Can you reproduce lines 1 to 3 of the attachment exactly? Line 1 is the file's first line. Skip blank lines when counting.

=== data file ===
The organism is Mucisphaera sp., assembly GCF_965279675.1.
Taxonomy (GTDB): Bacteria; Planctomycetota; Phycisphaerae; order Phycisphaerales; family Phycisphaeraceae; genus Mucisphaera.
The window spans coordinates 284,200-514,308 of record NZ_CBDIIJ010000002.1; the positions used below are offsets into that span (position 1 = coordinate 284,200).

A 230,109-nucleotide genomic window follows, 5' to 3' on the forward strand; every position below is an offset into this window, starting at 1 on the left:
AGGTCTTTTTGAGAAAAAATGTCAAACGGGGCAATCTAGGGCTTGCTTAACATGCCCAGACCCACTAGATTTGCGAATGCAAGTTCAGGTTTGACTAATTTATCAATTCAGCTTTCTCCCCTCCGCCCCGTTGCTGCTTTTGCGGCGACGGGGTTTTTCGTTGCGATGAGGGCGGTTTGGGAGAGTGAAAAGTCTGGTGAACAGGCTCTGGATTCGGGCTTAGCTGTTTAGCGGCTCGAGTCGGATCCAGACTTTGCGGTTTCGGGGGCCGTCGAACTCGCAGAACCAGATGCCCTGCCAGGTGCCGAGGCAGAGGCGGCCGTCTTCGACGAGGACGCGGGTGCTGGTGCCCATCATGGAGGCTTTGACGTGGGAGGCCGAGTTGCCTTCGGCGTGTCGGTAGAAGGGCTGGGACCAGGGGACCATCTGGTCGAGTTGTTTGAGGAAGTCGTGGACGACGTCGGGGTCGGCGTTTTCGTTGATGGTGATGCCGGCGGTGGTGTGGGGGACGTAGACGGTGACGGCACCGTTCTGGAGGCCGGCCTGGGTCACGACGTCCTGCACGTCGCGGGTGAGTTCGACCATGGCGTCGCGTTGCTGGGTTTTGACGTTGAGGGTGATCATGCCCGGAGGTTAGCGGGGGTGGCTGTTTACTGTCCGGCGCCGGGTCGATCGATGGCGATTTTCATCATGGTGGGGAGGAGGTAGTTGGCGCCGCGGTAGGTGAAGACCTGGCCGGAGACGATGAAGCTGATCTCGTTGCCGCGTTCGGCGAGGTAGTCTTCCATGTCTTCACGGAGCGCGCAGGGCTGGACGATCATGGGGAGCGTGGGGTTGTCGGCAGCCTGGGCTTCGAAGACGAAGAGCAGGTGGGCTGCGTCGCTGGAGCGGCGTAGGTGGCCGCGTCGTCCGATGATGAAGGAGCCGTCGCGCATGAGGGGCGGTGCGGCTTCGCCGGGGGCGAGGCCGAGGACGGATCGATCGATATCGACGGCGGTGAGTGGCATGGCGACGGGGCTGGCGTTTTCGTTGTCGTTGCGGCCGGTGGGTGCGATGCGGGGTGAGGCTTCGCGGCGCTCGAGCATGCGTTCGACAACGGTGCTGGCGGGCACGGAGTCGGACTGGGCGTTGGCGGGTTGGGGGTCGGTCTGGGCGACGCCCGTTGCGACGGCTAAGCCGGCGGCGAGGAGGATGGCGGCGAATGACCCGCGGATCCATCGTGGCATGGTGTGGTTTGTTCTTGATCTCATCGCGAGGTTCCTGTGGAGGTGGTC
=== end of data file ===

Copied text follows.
The organism is Mucisphaera sp., assembly GCF_965279675.1.
Taxonomy (GTDB): Bacteria; Planctomycetota; Phycisphaerae; order Phycisphaerales; family Phycisphaeraceae; genus Mucisphaera.
The window spans coordinates 284,200-514,308 of record NZ_CBDIIJ010000002.1; the positions used below are offsets into that span (position 1 = coordinate 284,200).